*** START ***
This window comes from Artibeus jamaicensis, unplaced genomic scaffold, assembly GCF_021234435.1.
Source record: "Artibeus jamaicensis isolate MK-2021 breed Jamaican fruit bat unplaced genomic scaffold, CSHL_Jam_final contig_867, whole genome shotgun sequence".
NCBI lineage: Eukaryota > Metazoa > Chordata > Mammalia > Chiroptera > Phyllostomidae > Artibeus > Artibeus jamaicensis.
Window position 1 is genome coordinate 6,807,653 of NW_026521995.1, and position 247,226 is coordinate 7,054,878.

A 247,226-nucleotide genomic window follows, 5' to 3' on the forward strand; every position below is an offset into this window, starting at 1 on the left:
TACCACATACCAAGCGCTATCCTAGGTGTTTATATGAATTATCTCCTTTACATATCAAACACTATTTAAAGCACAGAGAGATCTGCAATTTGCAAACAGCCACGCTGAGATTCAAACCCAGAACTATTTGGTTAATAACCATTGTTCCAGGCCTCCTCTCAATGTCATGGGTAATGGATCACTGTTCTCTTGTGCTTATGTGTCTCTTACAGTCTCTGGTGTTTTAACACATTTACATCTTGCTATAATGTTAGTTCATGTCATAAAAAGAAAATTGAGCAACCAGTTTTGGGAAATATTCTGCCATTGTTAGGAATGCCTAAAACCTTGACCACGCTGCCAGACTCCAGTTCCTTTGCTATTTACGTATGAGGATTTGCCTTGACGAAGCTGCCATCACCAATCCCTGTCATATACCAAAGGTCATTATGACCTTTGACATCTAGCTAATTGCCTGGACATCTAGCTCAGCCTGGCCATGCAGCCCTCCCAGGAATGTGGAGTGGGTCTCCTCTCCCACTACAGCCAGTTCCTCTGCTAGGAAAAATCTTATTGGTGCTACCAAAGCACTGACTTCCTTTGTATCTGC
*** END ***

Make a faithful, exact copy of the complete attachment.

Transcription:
This window comes from Artibeus jamaicensis, unplaced genomic scaffold, assembly GCF_021234435.1.
Source record: "Artibeus jamaicensis isolate MK-2021 breed Jamaican fruit bat unplaced genomic scaffold, CSHL_Jam_final contig_867, whole genome shotgun sequence".
NCBI lineage: Eukaryota > Metazoa > Chordata > Mammalia > Chiroptera > Phyllostomidae > Artibeus > Artibeus jamaicensis.
Window position 1 is genome coordinate 6,807,653 of NW_026521995.1, and position 247,226 is coordinate 7,054,878.

A 247,226-nucleotide genomic window follows, 5' to 3' on the forward strand; every position below is an offset into this window, starting at 1 on the left:
TACCACATACCAAGCGCTATCCTAGGTGTTTATATGAATTATCTCCTTTACATATCAAACACTATTTAAAGCACAGAGAGATCTGCAATTTGCAAACAGCCACGCTGAGATTCAAACCCAGAACTATTTGGTTAATAACCATTGTTCCAGGCCTCCTCTCAATGTCATGGGTAATGGATCACTGTTCTCTTGTGCTTATGTGTCTCTTACAGTCTCTGGTGTTTTAACACATTTACATCTTGCTATAATGTTAGTTCATGTCATAAAAAGAAAATTGAGCAACCAGTTTTGGGAAATATTCTGCCATTGTTAGGAATGCCTAAAACCTTGACCACGCTGCCAGACTCCAGTTCCTTTGCTATTTACGTATGAGGATTTGCCTTGACGAAGCTGCCATCACCAATCCCTGTCATATACCAAAGGTCATTATGACCTTTGACATCTAGCTAATTGCCTGGACATCTAGCTCAGCCTGGCCATGCAGCCCTCCCAGGAATGTGGAGTGGGTCTCCTCTCCCACTACAGCCAGTTCCTCTGCTAGGAAAAATCTTATTGGTGCTACCAAAGCACTGACTTCCTTTGTATCTGC